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Verizon Statement) – Droid Life



Verizon just got the green light to start SIM locking of new handsets to its network for 60 days thanks to a partial waiver given by the FCC. This news out of the FCC is the answer to Verizon, requesting back in February, to lock devices to prevent fraud and theft.

Why should they ask the FCC for locking? As we have explained a few times now, Verizon accepted specific terms of use as it licensed 700MHz C Block spectrum for its LTE network many years ago. One of the terms involved handset locking, where Verizon had to acknowledge that it would leave its phones at any time for use on other networks. Unlike AT & T or T-Mobile phones where you have to meet a number of criteria to either lock a phone for use elsewhere, Verinson's phones would remain unlocked.

So in February months after we wrote a story showing that Verizon was working on a new device lock policy, Verizon confirmed that it wanted to restart SIM lock phones. It wanted to lock them for 60 days before issuing automatic locking. They said fraud and theft were increasing dramatically in recent years, and that would be a good way to put it down or stop it. But when the C Block terms wouldn't allow it, they asked the wireless industry-friendly FCC to help them out.

As we predicted would be the result in February, FCC Verizon gave the "OK".

The FCC's partial cancellation allows Verizon to lock a customer's handset for 60 days from the date someone activates it on Verinson's network. When 60 days have elapsed, this is what should happen:

After the expiration of the 60-day period, Verizon will automatically unlock the handset in question, whether: (1

) the customer requests that the handset be unlocked, or (2) The handset is fully paid. Thus, at the end of the initial 60 days, the unlock rule will work as it is now, and Verinson's customers will be able to use their unlocked handsets on other technologically compatible networks.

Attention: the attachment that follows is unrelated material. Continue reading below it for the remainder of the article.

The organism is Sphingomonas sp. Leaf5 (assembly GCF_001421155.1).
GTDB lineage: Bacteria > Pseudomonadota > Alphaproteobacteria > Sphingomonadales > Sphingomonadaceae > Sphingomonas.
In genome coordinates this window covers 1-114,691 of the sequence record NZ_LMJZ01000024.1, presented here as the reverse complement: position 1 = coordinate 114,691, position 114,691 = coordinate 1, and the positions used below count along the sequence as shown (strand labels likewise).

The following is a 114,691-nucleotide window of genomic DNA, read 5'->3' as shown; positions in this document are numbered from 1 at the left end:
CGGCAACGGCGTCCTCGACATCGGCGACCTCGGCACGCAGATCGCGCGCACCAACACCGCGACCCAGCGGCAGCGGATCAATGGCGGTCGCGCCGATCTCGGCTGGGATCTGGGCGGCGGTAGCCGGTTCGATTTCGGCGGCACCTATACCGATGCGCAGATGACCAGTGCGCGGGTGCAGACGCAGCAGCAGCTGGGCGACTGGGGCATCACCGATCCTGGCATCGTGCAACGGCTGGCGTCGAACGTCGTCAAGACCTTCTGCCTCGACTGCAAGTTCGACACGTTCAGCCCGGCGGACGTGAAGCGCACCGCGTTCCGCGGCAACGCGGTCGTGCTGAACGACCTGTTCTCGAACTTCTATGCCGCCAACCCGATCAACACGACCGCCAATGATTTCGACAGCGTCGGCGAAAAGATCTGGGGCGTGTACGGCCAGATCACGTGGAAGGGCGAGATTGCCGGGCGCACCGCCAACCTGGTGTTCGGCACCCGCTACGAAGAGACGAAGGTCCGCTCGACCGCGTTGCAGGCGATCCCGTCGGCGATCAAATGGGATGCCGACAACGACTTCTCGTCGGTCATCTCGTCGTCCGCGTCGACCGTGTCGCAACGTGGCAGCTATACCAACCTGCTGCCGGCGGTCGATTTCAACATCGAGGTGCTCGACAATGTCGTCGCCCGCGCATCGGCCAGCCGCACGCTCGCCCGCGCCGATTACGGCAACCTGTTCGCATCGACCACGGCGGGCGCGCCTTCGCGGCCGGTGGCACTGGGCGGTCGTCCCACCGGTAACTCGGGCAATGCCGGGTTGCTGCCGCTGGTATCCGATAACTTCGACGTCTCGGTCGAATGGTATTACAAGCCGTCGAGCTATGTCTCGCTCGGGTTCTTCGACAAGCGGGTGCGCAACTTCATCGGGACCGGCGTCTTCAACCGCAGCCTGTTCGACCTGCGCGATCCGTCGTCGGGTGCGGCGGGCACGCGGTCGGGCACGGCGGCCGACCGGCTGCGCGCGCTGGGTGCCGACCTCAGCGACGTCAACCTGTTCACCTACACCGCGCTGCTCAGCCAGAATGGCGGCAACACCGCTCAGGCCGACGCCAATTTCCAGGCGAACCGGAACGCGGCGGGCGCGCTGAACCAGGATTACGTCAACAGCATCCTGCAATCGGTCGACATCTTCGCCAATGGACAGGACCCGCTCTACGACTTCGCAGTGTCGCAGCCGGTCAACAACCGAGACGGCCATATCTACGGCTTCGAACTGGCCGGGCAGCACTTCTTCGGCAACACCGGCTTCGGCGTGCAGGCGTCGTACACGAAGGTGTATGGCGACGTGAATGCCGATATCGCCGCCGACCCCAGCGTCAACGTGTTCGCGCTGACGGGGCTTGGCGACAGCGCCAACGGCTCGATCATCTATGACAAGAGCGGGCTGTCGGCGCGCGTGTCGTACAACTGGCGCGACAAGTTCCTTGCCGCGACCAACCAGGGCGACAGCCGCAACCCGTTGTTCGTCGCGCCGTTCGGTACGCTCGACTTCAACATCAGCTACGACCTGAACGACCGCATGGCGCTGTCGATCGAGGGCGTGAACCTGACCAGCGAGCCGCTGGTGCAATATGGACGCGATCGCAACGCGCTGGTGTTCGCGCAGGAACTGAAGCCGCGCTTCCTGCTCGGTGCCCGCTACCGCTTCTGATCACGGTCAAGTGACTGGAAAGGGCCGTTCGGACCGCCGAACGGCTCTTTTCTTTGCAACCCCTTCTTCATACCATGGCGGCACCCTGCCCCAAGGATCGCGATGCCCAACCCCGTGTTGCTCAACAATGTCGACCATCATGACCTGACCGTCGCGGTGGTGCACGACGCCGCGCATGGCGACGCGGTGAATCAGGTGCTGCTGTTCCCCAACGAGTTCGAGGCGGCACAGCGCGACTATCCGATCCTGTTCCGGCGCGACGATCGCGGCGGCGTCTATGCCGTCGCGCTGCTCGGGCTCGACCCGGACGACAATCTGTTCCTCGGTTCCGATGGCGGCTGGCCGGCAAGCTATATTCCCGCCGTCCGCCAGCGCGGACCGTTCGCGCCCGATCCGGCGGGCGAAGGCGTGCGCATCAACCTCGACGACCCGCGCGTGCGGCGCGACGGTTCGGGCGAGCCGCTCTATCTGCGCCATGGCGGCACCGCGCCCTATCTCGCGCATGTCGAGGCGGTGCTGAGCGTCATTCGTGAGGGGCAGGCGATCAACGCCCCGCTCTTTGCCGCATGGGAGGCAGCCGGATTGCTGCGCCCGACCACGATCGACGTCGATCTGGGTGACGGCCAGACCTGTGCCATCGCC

The key points are that this unlock should happen regardless of whether you request it or not, but it also needs to happen if your phone is on a payment plan and is not paid in full. Once you hit the 60-day mark, Verizon has to unlock your phone no matter what.

The FCC adds that there is an exception:

The only exception to the rule is that Verizon should not automatically unlock it within the 60-day period purchased through fraud. As a result, the granting of the 60-day waiver request is consistent with the policy underlying the unlocking rule and the rule will continue to promote competition in the handset market. In fact, granting the requested exception will actually promote the public interest by helping Verizon protect against theft and fraud. This relief will greatly reduce the market value of entities acquired through fraud, thereby reducing the incentive to commit fraud to acquire the units initially.

So at some point in the near future, when Verizon has put together a carefully formulated press release, they will implement a 60-day lock policy. This policy comes into effect as soon as a phone is activated on their network and then has to automatically go away within 60 days. During the first 60 days of your time on Verizon's network, your phone only works on their network.

In a slightly interesting note, FCC Verizon gave a partial waiver instead of issuing a declaratory decision, which is what Verizon wanted. Verizon claimed that the wording of the C Block rules already allowed them to hold handsets, but the FCC did not agree. So instead they just gave Verizon what they wanted on what could be more limited terms.

  • UPDATE : Verizon has now issued a statement thanking the FCC and confirming that this new 60-day lock policy will go live "Very soon."

// FCC


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